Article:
Intro: Fixing a Lithium-Ion Yardworks Lawnmower Battery
I found a 40V 10Ah lithium-ion lawnmower on kijiji a few years ago for $30. Finding lithium cells that cheap was a steal, so I bought it.
You can also find this project on my website:
Step 1: Identifying the Problem
Originally, I hoped there would be around 50 18650 cells inside, but when I got it home and opened it up, I saw that there were 10 10Ah cells in series. Not as easy to work with as 18650s, but I’ll probably add them to a powerwall or something soon – if I can ever can them out of the case that is. They seem to be wedged inside with double sided foam tape. I might need to break the case to get them out. Anyways, I found the capacity indicator on the battery was showing nothing, so I measured the voltage of each cell individually. As expected, I found one cell sitting around 1.6V, clearly problematic. The rest were sitting around 3.7V and 3.8V, which is a good sign for those cells.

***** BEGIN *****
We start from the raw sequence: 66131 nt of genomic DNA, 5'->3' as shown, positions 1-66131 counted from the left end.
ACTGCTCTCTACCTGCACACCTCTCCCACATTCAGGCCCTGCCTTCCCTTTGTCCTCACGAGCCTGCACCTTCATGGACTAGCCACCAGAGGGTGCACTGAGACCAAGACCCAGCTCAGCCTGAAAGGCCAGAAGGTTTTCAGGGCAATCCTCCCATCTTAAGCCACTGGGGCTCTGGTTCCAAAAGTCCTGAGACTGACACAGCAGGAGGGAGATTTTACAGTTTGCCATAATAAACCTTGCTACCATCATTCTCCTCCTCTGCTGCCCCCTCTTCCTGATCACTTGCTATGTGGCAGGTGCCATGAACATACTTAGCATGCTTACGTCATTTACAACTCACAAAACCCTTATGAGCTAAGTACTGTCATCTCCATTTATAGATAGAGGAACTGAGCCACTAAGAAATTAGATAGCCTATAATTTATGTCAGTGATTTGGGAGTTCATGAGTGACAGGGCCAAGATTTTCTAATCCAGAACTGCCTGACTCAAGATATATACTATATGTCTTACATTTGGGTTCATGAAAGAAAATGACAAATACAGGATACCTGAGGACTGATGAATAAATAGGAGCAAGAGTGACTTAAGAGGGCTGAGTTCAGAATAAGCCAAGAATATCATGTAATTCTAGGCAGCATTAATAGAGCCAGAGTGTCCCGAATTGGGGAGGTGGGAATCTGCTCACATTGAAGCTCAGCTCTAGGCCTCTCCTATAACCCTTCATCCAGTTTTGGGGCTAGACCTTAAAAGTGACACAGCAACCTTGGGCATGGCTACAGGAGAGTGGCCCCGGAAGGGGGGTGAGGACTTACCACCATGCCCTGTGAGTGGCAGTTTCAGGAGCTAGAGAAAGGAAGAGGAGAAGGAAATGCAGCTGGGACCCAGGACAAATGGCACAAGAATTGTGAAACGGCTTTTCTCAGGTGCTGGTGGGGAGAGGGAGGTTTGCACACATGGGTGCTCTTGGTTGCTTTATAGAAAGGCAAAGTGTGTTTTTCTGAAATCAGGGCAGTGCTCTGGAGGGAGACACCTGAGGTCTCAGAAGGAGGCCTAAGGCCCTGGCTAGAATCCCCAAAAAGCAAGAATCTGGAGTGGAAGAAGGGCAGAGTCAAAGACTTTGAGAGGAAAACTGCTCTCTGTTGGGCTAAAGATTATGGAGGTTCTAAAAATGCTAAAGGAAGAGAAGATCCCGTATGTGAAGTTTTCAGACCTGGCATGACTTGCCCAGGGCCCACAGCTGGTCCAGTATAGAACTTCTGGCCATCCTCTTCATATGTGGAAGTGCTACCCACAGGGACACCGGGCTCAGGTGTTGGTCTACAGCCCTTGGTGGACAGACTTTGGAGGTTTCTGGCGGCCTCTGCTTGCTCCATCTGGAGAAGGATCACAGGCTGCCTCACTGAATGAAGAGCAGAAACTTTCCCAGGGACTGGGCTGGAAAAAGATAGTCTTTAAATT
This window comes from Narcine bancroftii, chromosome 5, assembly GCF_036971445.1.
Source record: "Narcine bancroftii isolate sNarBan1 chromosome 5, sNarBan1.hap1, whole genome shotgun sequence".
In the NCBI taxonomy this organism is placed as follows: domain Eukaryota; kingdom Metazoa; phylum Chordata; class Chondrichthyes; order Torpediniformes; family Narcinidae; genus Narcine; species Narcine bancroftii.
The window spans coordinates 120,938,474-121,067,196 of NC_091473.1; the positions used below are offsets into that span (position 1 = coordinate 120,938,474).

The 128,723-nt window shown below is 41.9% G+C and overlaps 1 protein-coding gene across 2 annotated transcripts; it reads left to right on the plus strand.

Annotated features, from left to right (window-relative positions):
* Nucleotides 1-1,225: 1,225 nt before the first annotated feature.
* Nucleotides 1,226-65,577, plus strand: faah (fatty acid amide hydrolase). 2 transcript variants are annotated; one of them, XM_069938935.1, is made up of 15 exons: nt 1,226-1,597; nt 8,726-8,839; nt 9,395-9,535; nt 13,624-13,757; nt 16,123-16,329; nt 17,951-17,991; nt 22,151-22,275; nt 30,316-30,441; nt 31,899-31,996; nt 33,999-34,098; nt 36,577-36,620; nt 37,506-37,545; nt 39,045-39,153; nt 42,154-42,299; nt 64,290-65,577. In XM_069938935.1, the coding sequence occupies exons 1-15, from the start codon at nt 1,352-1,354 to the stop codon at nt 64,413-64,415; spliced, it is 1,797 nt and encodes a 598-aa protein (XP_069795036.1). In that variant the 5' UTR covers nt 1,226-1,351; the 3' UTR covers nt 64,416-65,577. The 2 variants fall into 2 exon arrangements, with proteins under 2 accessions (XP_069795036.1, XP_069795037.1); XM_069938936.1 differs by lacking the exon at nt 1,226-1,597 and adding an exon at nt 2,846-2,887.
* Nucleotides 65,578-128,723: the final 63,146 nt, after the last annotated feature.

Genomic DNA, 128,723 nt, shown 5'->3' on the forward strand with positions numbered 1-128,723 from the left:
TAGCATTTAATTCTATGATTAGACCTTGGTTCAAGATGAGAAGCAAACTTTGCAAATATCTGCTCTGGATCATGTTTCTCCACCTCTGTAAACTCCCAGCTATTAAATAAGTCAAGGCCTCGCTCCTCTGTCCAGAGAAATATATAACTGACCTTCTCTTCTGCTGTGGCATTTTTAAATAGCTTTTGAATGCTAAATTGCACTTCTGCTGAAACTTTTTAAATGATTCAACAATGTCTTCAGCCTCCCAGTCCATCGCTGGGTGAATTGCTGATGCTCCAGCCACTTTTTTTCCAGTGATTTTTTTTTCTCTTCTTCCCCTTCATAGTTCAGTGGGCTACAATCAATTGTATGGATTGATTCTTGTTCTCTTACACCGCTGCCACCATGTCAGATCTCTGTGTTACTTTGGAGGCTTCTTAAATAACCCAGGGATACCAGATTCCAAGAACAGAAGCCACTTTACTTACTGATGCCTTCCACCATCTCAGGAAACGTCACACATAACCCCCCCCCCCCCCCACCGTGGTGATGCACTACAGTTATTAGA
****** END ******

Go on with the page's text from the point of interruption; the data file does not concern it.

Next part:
Step 2: Fixing the Problem
I had a few TP4056 modules out for charging 18650 cells, so I just hooked one of those up to the problematic cell with some alligator clips. I did bypass the BMS by doing this, so I kept a voltmeter connected to the cell as well. It took a few hours to charge up to the voltage of the other cells, and when I disconnected the charger and re-tested using the built-in capacity indicator, it now showed that the battery was half-full. The battery has been restored to a fully working condition, but given that I don’t have a 42V DC wall adapter, or any high voltage boost converters to charge this as-is, I will probably be taking it apart to use the cells individually. The BMS will probably get used for an e-bike or another similar project.